Defending champion Jerry Kelly placed 12th in the event.

Prior to the event, Kelly was critical of the setup, desiring a heavier rough, a clear penalty for a wayward drive. It was clear that Kelly was disappointed after, but he stuck around after he finished played to congratulate Stricker.

Stricker has secured himself a spot in next year’s Players Championship on the PGA Tour, where he will once again try to outdo his friend and fellow Wisconsinite, this time by breaking a less-than-year-old record Kelly has of being the oldest to make the Players cut.

The now seven-time PGA Tour Champions winner celebrated the occasion by jokingly mocking Kelly’s picture commemorating last year’s title.


  1. Steve Stricker -11

  2. David Toms -8

T3. K.J. Choi -7

T3. Ernie Els -7

T3. Harrison Frazar -7

  1. Bernhard Langer -5

T7. Stewart Cink -4

T7. Dicky Pride -4

T9. Alex Cejka -3

T9. Scott Parel -3

T9. Brett Quigley -3


• Dicky Pride fired a 5-under-par 65 Sunday, one of three to do so on the day and one of five overall for the tournament. This wound up being the second-lowest round of the week.

Pride’s came bogey-free, making his effort even more enjoyable.

“I really played solid all week,” he said. “Today was kind of special because anytime you go out on this track with no bogeys, no fives you’ve done something.”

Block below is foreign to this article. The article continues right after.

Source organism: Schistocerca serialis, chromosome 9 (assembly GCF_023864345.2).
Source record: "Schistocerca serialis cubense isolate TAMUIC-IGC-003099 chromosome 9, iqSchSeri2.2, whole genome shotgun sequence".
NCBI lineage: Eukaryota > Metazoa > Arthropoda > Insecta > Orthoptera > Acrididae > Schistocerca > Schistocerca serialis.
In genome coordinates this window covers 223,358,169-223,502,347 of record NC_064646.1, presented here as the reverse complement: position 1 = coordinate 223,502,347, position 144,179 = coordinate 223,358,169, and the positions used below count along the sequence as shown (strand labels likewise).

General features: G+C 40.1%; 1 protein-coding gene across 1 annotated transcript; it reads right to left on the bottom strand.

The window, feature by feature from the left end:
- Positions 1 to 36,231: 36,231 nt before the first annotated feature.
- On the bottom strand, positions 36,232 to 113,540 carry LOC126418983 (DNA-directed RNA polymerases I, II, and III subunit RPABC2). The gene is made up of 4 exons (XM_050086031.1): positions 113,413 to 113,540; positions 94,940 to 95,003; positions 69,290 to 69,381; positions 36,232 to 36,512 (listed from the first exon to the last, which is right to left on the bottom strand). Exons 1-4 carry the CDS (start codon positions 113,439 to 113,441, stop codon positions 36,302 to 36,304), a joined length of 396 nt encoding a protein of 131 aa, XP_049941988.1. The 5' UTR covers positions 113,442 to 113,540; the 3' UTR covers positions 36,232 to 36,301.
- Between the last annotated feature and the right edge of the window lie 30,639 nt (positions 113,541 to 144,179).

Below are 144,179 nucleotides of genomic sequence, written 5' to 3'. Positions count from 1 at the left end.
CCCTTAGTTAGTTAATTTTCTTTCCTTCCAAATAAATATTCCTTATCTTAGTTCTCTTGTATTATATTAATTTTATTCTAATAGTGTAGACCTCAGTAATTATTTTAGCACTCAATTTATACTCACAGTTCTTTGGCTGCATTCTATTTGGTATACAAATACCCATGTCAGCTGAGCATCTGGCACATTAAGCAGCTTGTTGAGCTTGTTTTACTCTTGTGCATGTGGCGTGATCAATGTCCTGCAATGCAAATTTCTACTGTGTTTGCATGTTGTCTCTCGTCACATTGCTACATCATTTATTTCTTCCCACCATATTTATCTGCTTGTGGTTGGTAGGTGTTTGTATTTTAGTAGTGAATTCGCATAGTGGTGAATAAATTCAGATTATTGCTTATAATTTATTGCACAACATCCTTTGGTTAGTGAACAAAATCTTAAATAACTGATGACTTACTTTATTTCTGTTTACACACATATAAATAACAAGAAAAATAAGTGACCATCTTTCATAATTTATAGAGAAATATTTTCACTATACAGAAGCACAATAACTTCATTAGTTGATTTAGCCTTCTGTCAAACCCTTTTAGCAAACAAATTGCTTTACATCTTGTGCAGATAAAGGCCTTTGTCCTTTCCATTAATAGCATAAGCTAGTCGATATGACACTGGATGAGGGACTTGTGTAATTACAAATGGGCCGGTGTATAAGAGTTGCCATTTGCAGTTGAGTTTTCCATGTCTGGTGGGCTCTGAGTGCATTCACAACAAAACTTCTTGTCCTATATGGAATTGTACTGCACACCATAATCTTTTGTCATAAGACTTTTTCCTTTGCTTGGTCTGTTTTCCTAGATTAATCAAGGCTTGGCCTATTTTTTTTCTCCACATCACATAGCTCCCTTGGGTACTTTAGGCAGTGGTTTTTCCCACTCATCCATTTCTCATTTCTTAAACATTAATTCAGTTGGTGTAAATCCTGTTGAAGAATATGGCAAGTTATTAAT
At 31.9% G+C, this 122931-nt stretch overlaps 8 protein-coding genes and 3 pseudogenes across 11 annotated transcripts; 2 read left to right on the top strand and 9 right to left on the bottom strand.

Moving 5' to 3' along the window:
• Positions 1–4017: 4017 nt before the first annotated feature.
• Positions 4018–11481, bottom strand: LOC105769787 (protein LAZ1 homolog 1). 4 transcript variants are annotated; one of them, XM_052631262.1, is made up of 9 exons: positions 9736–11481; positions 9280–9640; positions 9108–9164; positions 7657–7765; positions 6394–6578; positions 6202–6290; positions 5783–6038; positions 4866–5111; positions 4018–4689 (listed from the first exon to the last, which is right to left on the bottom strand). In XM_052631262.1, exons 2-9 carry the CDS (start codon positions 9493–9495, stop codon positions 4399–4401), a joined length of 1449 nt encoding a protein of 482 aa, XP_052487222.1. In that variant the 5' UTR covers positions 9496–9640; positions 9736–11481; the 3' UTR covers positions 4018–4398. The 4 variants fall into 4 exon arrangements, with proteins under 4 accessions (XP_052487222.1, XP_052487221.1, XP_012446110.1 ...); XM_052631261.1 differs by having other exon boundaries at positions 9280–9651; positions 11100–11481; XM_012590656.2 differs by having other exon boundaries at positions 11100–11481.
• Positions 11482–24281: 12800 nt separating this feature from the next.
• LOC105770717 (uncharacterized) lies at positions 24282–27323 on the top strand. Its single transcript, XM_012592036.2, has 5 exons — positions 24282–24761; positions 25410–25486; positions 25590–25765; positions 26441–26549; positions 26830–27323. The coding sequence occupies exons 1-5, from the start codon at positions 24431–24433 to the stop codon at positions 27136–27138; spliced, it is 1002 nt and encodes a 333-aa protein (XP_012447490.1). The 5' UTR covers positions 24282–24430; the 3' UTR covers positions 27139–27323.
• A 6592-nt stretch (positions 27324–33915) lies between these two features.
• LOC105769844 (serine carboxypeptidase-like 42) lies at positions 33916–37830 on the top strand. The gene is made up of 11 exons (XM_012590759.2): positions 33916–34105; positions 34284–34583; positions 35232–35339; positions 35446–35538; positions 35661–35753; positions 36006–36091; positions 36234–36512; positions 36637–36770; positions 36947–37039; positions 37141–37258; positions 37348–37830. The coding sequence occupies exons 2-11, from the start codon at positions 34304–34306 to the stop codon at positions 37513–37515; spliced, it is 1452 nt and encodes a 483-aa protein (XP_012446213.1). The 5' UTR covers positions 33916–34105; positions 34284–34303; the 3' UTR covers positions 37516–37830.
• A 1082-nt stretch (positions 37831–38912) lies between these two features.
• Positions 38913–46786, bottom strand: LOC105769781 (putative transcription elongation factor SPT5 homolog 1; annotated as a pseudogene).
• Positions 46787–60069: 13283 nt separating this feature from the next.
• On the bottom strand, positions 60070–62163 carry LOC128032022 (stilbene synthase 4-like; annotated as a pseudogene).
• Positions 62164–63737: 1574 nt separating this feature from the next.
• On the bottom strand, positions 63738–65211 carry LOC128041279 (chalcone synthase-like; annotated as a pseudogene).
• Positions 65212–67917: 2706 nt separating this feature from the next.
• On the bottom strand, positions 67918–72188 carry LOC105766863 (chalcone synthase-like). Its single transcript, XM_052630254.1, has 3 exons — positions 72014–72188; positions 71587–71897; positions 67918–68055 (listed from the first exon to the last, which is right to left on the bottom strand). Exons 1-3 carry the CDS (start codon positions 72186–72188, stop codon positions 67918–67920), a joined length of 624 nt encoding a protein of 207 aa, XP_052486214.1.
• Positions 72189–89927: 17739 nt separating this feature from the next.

After top-10 finishes in his last two events, Pride admitted he was tired but was able to bounce back, while displaying patience at Firestone, fueling momentum for the Boeing Classic, in just under a month’s time, his next start.

“I need to get away for a little bit and take a week off, but I usually don’t last more than four or five days before I get the itch,” said Pride. “I’m going to write down all of the things I did this week, what I was thinking, my keys, what worked and get ready for Seattle.”

• Kenny Perry posted his lowest score of the year Sunday with a 6-under 64, the lowest score of anyone in a single round this week. His effort ended on the ninth hole where he putted from the fringe and the ball comfortably found the hole.

It has been a trying year for Perry, who left golf in 2021 to assist his wife Sandy who has battled Alzheimer’s, but he made his return in April with this being his seventh start of the season.

Perry’s Sunday surge vaulted him up the leaderboard to T23, his best finish this season.

“Friday afternoon after I posted 76, this whole year I’ve been pulling left, ball starts left, hooks left, pull, hook,” he stated.

“I said ‘heck with this’. I took my grip, and I went from seeing one knuckle to seeing four knuckles. Major swing in the left hand, never done that and now all of a sudden, I have face control. The last two days I hit my big, high draw like it was the old KP.

“My left hand had gotten way too weak and would not support the golf shot, it would just give up at the ball, it would shut the face down and left it would go.”


Gallery & article credits: Colston Cooper